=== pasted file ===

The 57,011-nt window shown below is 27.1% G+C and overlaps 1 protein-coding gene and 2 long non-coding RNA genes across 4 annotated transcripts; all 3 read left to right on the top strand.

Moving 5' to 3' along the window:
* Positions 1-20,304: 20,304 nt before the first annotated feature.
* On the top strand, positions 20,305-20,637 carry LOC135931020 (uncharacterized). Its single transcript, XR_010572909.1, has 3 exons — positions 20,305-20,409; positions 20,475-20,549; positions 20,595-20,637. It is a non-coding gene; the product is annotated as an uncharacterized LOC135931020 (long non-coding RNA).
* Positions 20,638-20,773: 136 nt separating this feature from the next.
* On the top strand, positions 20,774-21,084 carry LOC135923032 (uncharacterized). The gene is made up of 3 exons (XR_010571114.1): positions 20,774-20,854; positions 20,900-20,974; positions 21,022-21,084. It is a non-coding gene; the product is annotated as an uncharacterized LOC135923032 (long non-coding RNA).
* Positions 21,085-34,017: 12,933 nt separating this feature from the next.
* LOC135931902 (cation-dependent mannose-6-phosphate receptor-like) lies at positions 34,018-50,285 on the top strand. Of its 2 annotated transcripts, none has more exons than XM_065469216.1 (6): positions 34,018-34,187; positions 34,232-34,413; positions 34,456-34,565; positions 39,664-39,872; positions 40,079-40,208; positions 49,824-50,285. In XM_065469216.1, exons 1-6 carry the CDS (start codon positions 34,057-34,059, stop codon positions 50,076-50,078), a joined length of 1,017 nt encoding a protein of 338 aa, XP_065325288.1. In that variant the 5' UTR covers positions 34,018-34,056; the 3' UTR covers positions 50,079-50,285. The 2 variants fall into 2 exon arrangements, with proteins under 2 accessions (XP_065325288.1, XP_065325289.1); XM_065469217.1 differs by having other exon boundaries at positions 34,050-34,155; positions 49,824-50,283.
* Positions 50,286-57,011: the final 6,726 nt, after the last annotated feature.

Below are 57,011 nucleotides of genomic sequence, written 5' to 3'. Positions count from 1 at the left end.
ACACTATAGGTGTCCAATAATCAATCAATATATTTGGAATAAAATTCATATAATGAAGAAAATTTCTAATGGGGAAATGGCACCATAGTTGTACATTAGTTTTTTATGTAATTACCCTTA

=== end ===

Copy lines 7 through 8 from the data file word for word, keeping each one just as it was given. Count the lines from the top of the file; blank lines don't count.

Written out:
* Positions 21,085-34,017: 12,933 nt separating this feature from the next.
* LOC135931902 (cation-dependent mannose-6-phosphate receptor-like) lies at positions 34,018-50,285 on the top strand. Of its 2 annotated transcripts, none has more exons than XM_065469216.1 (6): positions 34,018-34,187; positions 34,232-34,413; positions 34,456-34,565; positions 39,664-39,872; positions 40,079-40,208; positions 49,824-50,285. In XM_065469216.1, exons 1-6 carry the CDS (start codon positions 34,057-34,059, stop codon positions 50,076-50,078), a joined length of 1,017 nt encoding a protein of 338 aa, XP_065325288.1. In that variant the 5' UTR covers positions 34,018-34,056; the 3' UTR covers positions 50,079-50,285. The 2 variants fall into 2 exon arrangements, with proteins under 2 accessions (XP_065325288.1, XP_065325289.1); XM_065469217.1 differs by having other exon boundaries at positions 34,050-34,155; positions 49,824-50,283.